Pack up your troubles

Rating: 4

The Wiper Times

by Richard Barber 

There can surely be no better example of gallows humour than The Wipers Times. Despite the unimaginable hell of almost constant bombing, a group of soldiers of the 24th Division of the Sherwood Foresters discovered an abandoned printing press in the bombed-out ruins of Ypres – or wipers as it was known by the Tommies unable to pronounce it correctly – and set about launching a satirical newspaper in 1916 from either side of the Somme.

So there can surely be no better authors of what was first a TV film and now a stage play than Ian Hislop, long-time tilter at windmills from his editorial chair at Private Eye, and the satirical magazine’s trusty cartoonist, Nick Newman. Certainly, you can see what drew both of them to the project.

As Hislop writes in the programme of the play now back again at London’s Arts Theatre following a successful provincial tour: ‘Here was an account of the Great War written not with hindsight but from the vantage of soldiers there at the time and under enemy fire. And, unlike all other accounts we had read, the story was told with immense wit and humour.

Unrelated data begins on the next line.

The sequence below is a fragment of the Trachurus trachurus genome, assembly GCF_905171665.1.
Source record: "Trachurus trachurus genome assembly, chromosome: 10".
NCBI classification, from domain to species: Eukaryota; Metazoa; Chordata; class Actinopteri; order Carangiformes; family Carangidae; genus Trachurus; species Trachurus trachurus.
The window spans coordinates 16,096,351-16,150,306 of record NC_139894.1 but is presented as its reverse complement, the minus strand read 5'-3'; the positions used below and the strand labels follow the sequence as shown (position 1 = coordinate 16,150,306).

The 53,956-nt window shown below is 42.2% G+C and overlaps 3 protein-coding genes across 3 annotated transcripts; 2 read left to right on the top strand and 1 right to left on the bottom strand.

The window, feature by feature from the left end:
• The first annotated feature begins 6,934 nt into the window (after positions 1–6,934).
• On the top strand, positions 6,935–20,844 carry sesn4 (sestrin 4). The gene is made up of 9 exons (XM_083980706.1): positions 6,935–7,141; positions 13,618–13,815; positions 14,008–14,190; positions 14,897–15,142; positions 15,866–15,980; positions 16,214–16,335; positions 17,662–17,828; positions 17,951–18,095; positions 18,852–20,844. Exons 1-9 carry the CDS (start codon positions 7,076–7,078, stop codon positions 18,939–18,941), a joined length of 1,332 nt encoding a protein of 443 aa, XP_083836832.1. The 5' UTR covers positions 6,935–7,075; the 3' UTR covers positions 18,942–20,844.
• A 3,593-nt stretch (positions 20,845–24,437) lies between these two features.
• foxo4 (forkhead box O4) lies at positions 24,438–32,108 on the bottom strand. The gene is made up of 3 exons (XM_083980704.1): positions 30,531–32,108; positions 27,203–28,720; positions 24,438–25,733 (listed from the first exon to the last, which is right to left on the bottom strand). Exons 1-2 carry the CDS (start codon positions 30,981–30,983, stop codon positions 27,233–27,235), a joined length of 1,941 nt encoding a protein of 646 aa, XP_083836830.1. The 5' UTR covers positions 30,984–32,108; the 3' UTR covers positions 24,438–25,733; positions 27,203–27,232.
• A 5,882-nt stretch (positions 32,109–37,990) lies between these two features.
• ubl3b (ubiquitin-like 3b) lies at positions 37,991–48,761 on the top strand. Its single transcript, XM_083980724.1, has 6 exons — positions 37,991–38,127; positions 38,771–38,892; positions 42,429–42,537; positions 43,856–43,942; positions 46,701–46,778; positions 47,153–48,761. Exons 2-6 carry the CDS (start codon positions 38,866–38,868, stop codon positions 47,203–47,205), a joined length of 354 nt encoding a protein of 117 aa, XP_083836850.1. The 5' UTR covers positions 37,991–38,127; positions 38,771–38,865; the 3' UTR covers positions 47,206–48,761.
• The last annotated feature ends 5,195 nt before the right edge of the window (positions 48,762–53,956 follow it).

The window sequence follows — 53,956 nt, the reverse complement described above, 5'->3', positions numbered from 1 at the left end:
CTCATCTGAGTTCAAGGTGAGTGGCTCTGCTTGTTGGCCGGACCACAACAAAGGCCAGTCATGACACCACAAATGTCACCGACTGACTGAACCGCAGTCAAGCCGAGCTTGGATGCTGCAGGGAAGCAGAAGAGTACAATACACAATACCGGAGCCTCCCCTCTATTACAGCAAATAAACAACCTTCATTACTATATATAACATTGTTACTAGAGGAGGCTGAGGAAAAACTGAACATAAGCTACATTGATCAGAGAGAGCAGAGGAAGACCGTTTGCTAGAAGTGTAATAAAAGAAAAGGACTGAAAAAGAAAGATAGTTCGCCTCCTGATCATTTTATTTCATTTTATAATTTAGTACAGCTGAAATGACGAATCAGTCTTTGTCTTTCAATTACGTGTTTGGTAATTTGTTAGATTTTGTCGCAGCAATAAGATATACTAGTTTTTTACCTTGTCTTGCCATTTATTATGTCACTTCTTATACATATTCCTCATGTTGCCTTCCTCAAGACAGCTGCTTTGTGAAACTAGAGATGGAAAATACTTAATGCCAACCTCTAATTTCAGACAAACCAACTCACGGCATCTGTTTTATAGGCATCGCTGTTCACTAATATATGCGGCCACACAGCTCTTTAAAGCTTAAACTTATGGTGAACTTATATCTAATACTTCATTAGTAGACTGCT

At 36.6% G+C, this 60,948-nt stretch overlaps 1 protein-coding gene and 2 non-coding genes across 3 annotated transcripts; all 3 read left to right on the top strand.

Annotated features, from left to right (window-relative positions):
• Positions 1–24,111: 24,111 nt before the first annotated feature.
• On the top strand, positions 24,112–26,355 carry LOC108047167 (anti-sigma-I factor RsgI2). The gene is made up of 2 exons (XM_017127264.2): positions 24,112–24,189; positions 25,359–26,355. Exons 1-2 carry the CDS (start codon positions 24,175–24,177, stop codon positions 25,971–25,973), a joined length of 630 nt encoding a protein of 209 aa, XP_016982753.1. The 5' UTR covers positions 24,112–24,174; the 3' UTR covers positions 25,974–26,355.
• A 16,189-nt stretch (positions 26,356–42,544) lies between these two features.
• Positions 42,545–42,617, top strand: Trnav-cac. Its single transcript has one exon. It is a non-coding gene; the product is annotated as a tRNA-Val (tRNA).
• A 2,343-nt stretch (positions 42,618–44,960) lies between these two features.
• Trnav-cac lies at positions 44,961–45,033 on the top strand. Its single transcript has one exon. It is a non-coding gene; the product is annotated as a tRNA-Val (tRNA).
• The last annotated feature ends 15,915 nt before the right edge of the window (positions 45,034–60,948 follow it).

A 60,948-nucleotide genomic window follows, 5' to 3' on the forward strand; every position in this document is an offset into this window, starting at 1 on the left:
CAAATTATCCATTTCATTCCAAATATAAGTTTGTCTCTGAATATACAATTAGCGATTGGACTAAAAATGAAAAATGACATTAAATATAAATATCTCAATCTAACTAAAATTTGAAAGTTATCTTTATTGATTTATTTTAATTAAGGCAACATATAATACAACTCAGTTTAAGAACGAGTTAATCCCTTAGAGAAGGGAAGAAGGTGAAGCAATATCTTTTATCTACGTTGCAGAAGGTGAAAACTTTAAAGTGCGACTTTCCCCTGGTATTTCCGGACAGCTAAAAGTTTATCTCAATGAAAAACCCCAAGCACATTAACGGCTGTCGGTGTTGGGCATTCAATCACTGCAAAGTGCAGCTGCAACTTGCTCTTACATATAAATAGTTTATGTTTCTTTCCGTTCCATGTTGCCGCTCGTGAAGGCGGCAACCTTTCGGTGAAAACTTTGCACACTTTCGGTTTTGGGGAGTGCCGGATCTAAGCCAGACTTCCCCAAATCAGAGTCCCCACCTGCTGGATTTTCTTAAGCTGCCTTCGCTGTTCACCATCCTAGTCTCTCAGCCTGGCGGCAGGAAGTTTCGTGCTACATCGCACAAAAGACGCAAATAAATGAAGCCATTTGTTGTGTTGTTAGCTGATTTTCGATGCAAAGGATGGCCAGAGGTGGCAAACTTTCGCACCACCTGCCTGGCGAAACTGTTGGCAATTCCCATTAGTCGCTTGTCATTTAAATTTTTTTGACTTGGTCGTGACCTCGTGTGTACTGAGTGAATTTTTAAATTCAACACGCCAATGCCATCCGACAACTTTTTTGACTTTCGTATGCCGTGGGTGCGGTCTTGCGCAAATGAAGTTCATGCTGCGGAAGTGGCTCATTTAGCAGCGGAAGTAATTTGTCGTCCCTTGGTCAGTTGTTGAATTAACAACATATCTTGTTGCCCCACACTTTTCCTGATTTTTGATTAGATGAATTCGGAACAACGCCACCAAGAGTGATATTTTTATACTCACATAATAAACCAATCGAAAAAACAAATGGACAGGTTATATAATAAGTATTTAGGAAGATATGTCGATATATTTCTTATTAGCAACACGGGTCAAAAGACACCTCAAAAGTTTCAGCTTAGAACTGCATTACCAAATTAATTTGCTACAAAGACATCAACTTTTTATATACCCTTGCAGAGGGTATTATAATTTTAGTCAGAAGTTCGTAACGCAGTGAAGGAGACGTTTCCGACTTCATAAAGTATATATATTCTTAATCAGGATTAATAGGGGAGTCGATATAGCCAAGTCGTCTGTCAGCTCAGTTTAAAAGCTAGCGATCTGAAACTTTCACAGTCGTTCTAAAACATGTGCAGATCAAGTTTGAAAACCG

‘It didn’t matter that some of the jokes were terrible; the important thing was that they were making jokes at all. The Wipers Times portrayed the quintessential British characteristic of using humour as a coping mechanism. Not making fun of the war – far from it – but finding light in what was otherwise unremitting gloom.’

And, yes, some of the jokes in this slightly overlong production raise more of a groan than a laugh. But Caroline Leslie’s nippy direction keeps the action bowling along as successive short scenes and sketches, with an added dash of music hall songs, give us a flavour of the grim reality of life in the trenches, leavened by the compensating excitement of producing 23 editions of a publication designed to make its readership laugh.

In an ensemble cast, James Dutton as Captain Roberts, The Times’ Editor, and George Kemp as his deputy, Lieutenant Pearson, convincingly represent the still centre in the encircling madness. And there are tender moments, too, as with the opening scene of the second half, in which Roberts’ wife, Kate (a nicely understated Emilia Williams), tries to get her husband to talk about the daily horror of this futile conflict. If it inevitably calls to mind Joan Littlewood's superior, Oh, What a Lovely War!, this nonetheless has plenty to say about life, death and the curative power of laughter.

Until 1 December at the Arts Theatre, London, WC2: 020-7836 8463, www.wiperstimes